FIG. 6 shows the schematic illustration of a high-performance printer device 206. The printer device 206 has a transport mechanism 210 that is arranged close to a deflection [sic] station 212 and conveys endless carrier material through the transfer printing station 212, wherein the charge image applied on a photoconductor drum 214 with the assistance of an illumination device 215 and inked with toner is transferred onto the endless carrier material by means of a corona device (not shown). Subsequently, the endless carrier material is supplied to a fixing station 216 wherein the still smearable toner image is joined to the carrier material smudge-proof with the assistance of pressure and temperature. As viewed in the transport direction indicated by an arrow, a first deflection unit 218 is arranged preceding the transfer printing station 212, said first deflection unit 218 conducting the carrier material to the transfer printing station 212 and, in conformity with the selected printing mode, being capable of turning the carrier material over or merely displacing it laterally. A second deflection unit 216 is arranged following the fixing station 216 as viewed in transport direction. This second deflection unit 220 stacks the printed carrier material and can also supply the material to the first deflection unit, likewise dependent on the selected printing mode.

FIG. 6 shows the printer 206 in a first printing mode, the simplex mode, wherein a web section 208 of the endless carrier material is supplied from a stack 222 to the printing unit 212 by the first deflection unit 218. After the printing, the transport mechanism 210 transports the web section 208 in the direction of the fixing station 216, wherein the toner image is firmly joined to the carrier material. Subsequently, the second deflection unit 220 stacks the web section 208 on a second stack 224.

When, in one embodiment, a multi-level character generator is employed for the illumination, then the advantages achieved by the inventive method particularly come to bear because the print quality can be decisively enhanced precisely given a plurality of gray scale values or, respectively, color values. A multi-level character generator, for example, is disclosed in U.S. Pat. No. 5,767,888, which is herewith incorporated into the disclosure of the present application.

List of Reference Characters
10 ordinate, potential
12 abscissa, time t
V1 charge potential
VC, VC′ charge potential
VD1, VD2 discharge potential
14 broken line
VLIM lowest obtainable discharge potential
20 ordinate, potential V
22 abscissa, illumination energy
30 ordinate, illumination energy
32 abscissa, location in pixels
LA, LB light distribution
LED light-emitting diode
34 reference pixel
40 ordinate, potential V
42 abscissa, location in pixels
P1A, P2A, P2B potential distribution
HA1 ,HA2 adapted illumination energy
ZB target region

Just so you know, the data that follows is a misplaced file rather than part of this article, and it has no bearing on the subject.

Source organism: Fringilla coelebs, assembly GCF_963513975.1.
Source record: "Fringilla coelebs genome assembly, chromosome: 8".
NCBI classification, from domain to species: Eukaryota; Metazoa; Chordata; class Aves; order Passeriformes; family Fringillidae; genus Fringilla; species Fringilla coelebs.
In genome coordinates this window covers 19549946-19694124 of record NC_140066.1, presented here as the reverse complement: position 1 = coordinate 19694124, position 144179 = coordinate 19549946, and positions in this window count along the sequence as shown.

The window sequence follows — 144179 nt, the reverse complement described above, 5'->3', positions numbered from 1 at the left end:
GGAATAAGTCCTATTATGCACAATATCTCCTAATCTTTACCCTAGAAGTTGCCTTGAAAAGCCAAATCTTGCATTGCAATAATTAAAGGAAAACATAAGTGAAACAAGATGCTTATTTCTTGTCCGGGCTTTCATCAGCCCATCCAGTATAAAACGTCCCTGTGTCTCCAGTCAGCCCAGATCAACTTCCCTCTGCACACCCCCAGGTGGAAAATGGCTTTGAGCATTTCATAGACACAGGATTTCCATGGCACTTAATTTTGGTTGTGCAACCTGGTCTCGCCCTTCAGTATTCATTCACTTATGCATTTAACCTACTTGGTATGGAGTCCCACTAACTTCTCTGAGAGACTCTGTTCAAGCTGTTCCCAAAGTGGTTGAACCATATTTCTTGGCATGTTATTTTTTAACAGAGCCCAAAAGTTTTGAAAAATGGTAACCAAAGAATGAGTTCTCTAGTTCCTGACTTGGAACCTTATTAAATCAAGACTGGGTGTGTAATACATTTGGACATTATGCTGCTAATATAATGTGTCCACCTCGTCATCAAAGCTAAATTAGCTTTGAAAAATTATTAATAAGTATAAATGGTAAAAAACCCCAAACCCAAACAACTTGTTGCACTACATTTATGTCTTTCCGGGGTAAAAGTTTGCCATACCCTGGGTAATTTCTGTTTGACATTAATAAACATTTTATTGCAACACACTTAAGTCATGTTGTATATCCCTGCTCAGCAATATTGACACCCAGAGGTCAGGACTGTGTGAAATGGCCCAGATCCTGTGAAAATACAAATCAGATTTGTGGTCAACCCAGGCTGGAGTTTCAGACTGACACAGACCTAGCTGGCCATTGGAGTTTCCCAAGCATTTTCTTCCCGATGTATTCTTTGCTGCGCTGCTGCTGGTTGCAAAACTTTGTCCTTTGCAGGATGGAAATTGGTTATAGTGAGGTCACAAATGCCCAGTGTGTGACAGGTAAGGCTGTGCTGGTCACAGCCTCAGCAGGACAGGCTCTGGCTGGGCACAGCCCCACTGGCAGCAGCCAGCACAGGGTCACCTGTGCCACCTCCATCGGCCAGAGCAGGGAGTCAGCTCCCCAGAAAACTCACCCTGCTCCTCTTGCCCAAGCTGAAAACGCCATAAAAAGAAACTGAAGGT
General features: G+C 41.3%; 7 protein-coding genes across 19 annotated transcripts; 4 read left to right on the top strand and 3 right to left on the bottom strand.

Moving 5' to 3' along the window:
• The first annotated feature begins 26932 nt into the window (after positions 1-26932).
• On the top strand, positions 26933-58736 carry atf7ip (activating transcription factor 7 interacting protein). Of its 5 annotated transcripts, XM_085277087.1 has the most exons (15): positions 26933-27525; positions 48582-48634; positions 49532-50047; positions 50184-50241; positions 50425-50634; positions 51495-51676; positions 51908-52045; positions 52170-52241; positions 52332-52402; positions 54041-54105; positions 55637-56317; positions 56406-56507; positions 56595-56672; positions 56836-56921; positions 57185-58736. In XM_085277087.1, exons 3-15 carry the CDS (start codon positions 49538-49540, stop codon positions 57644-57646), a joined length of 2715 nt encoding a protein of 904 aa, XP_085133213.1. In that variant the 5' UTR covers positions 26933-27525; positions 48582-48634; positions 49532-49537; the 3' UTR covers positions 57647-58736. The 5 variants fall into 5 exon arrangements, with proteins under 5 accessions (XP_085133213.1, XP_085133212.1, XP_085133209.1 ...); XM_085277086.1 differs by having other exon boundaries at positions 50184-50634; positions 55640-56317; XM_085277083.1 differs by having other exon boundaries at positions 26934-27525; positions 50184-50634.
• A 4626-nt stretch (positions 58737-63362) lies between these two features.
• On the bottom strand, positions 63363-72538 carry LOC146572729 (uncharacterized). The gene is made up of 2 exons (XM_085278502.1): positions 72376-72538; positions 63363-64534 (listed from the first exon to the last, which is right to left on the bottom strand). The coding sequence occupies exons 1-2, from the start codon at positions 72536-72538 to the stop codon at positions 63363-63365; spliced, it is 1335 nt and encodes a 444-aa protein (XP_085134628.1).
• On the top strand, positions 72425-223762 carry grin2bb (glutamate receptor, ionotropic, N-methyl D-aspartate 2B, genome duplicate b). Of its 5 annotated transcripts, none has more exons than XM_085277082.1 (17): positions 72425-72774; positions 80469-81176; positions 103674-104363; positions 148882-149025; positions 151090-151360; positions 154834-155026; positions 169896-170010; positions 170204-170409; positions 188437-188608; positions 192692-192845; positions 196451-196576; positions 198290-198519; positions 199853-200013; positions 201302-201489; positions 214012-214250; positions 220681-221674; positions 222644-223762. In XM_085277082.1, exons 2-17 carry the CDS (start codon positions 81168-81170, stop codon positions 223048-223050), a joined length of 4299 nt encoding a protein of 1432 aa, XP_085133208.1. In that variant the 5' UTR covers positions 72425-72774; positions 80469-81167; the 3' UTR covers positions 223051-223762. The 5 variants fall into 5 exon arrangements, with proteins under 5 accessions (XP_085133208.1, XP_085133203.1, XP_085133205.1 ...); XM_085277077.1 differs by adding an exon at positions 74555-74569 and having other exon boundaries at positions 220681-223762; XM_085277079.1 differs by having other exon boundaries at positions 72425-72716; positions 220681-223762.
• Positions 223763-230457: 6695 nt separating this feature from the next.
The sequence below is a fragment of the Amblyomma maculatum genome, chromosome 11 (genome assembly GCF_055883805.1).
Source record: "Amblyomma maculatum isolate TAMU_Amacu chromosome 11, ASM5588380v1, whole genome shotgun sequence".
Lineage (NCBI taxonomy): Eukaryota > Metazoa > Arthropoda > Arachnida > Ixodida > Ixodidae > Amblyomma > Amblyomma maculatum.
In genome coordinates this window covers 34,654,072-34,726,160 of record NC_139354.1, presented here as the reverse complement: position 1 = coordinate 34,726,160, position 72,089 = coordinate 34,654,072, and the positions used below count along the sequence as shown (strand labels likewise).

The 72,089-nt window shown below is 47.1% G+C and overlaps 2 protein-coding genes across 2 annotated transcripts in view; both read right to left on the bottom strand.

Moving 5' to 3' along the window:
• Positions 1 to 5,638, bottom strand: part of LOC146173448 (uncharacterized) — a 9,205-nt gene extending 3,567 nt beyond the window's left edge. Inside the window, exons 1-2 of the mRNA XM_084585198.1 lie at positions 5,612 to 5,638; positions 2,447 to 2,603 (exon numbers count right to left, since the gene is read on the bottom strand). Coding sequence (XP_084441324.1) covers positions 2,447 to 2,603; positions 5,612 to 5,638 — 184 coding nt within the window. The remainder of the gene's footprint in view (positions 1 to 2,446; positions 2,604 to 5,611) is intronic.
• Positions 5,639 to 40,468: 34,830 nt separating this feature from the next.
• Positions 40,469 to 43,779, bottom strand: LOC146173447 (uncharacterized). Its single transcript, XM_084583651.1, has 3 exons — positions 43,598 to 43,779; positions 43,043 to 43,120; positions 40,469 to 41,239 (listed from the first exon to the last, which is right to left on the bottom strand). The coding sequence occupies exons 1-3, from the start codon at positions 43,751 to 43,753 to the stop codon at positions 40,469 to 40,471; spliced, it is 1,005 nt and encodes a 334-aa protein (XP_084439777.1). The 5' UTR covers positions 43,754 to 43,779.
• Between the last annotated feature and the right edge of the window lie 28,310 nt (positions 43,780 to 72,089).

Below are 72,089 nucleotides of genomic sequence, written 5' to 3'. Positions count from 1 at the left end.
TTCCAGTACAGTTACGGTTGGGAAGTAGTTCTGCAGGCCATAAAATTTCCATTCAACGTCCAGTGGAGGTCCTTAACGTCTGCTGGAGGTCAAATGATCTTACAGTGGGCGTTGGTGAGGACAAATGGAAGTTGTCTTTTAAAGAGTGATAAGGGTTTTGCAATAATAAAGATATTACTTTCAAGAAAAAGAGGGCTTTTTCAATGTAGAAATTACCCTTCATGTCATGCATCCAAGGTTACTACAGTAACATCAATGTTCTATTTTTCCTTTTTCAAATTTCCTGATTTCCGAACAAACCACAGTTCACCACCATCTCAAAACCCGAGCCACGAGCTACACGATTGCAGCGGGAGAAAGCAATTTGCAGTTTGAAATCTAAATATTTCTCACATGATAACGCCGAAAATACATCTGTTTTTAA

50 ordinate, potential V
52 abscissa, illumination energy
FR raster factor
K1′, K2′ modified characteristic
VD1′, VD2′ modified discharge potential
HS standard illumination energy
T temperature
VDR raster potential
K photoconductor class
100 start
102 set charge potential VC
104 set standard illumination HS
106 measure photoconductor temperature T
108 raster illumination + measurement
110 calculate photoconductor class K
112 calculate adapted illumination HA
114 in allowed tolerance field ?
116 charge photoconductor VC
118 set adapted illumination HA
120 raster illumination + measurement: VDR
122 in target region ZB ?
124 charge photoconductor VC
126 maximum illumination HA-LIM
128 start print event with VC and HA
206 printer device
208 web section
210 transport mechanism
212 transfer printing station
214 photoconductor drum
115 illumination device
216 fixing station
218, 220 deflection unit
222, 224 stack

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Referenced by
Citing PatentFiling datePublication dateApplicantTitle
US7890005Jan 7, 2009Feb 15, 2011Infoprint Solutions Company, LlcAdjusting electrostatic charges used in a laser printer
Classifications
U.S. Classification399/51
International ClassificationH04N1/40, G03G15/00
Cooperative ClassificationG03G15/5037, H04N1/40025
European ClassificationG03G15/50K2, H04N1/40J
Legal Events
DateCodeEventDescription
Mar 8, 2011FPExpired due to failure to pay maintenance fee
Effective date: 20110114
Jan 14, 2011LAPSLapse for failure to pay maintenance fees
Aug 23, 2010REMIMaintenance fee reminder mailed
Jul 6, 2006FPAYFee payment
Year of fee payment: 4
Aug 6, 2001ASAssignment
Owner name: OCE PRINTING SYSTEMS, GMBH, GERMANY
Free format text: ASSIGNMENT OF ASSIGNORS INTEREST;ASSIGNORS:MAESS, VOLKHARD;SCHLEUSENER, MARTIN;REEL/FRAME:012051/0949
Effective date: 20010713
Owner name: OCE PRINTING SYSTEMS, GMBH SIEMENSALLEE 2 85586 PO
Owner name: OCE PRINTING SYSTEMS, GMBH SIEMENSALLEE 285586 POI
Free format text: ASSIGNMENT OF ASSIGNORS INTEREST;ASSIGNORS:MAESS, VOLKHARD /AR;REEL/FRAME:012051/0949
Owner name: OCE PRINTING SYSTEMS, GMBH SIEMENSALLEE 2 85586 PO
Free format text: ASSIGNMENT OF ASSIGNORS INTEREST;ASSIGNORS:MAESS, VOLKHARD;SCHLEUSENER, MARTIN;REEL/FRAME:012051/0949
Effective date: 20010713
Owner name: OCE PRINTING SYSTEMS, GMBH SIEMENSALLEE 285586 POI
Free format text: ASSIGNMENT OF ASSIGNORS INTEREST;ASSIGNORS:MAESS, VOLKHARD /AR;REEL/FRAME:012051/0949
Effective date: 20010713